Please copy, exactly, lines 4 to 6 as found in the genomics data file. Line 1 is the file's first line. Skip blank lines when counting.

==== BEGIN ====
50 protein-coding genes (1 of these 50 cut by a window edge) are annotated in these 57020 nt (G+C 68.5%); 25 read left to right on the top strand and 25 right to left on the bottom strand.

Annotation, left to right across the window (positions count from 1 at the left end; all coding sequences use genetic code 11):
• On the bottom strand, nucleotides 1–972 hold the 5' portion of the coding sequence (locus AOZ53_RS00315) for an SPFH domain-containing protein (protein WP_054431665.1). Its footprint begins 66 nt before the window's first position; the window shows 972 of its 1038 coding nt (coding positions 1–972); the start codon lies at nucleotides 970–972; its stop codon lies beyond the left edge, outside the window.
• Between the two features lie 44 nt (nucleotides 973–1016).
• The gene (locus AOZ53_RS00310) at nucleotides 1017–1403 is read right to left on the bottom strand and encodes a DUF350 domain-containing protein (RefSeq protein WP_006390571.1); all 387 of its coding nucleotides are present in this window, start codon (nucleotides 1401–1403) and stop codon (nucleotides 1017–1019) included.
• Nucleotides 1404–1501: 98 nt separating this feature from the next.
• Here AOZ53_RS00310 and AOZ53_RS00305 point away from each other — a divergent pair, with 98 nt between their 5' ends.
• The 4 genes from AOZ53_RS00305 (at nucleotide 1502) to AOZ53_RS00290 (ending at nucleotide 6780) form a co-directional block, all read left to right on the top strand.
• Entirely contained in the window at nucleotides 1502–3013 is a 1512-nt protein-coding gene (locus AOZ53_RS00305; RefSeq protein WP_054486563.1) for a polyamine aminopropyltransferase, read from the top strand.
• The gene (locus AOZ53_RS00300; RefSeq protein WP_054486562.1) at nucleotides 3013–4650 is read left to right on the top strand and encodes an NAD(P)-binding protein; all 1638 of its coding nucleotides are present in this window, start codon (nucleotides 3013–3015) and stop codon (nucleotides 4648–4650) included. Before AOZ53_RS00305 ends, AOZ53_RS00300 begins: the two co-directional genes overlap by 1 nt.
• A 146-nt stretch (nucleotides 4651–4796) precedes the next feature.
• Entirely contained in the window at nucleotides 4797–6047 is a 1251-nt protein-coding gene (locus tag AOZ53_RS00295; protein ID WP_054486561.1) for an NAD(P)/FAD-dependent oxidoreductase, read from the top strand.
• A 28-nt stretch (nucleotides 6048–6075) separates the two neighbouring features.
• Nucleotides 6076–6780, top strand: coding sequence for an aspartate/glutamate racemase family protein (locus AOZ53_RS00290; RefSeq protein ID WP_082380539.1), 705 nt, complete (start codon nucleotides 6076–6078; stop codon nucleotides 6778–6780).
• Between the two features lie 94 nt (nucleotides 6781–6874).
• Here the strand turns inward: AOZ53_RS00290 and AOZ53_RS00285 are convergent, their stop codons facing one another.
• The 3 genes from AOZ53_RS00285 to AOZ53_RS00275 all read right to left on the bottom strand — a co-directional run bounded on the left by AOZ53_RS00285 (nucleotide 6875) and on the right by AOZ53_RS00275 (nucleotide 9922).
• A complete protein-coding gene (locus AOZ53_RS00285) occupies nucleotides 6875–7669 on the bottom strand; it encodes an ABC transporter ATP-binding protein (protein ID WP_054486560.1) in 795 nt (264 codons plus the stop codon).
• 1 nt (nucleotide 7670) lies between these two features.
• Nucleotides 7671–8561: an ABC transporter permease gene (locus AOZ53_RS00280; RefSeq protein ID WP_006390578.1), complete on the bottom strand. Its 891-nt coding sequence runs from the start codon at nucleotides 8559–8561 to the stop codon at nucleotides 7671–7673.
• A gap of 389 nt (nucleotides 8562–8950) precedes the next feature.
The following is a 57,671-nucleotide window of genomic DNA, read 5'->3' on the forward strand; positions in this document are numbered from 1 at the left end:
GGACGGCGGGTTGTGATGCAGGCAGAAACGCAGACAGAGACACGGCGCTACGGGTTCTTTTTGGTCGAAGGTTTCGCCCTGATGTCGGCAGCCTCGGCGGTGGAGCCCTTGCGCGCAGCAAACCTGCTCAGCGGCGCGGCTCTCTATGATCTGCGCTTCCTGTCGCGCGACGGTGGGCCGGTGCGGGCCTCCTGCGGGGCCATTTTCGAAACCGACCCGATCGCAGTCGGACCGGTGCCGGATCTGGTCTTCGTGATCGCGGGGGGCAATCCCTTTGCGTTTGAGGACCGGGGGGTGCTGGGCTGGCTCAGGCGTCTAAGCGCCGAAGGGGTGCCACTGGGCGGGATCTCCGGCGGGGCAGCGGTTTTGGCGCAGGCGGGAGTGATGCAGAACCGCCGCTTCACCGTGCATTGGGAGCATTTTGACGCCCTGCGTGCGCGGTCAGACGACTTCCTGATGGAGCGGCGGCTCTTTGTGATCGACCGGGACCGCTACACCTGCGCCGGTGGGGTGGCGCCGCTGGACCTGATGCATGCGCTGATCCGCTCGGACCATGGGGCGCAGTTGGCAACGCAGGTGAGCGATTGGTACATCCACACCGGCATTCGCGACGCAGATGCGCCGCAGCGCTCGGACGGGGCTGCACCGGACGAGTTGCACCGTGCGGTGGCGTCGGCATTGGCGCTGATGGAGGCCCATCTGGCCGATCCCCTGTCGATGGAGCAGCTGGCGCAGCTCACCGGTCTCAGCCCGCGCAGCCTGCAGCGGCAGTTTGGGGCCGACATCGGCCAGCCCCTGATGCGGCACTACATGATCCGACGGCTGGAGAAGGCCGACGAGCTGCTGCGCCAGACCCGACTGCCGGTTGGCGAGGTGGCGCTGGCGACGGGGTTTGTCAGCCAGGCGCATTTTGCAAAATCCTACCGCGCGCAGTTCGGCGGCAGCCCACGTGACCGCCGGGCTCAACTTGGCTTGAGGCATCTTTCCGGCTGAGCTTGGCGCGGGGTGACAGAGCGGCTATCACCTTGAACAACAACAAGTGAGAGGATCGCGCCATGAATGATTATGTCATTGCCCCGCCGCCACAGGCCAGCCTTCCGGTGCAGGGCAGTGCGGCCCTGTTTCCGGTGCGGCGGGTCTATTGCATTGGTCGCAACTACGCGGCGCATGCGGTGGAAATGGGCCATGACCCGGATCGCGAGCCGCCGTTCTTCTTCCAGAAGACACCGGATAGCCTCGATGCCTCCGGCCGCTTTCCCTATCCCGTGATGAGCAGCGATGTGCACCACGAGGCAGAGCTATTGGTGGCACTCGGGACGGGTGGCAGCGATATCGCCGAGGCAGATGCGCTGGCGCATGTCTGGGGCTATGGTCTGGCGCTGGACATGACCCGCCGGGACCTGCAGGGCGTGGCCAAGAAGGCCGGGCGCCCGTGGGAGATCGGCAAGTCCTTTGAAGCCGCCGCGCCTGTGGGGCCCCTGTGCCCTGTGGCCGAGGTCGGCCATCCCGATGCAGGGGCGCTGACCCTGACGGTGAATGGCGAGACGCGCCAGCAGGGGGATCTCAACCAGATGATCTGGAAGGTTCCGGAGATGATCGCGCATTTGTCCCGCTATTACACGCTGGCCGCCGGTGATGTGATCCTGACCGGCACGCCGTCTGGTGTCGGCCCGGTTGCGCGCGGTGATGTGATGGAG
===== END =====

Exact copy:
• Between the two features lie 44 nt (nucleotides 973–1016).
• The gene (locus AOZ53_RS00310) at nucleotides 1017–1403 is read right to left on the bottom strand and encodes a DUF350 domain-containing protein (RefSeq protein WP_006390571.1); all 387 of its coding nucleotides are present in this window, start codon (nucleotides 1401–1403) and stop codon (nucleotides 1017–1019) included.
• Nucleotides 1404–1501: 98 nt separating this feature from the next.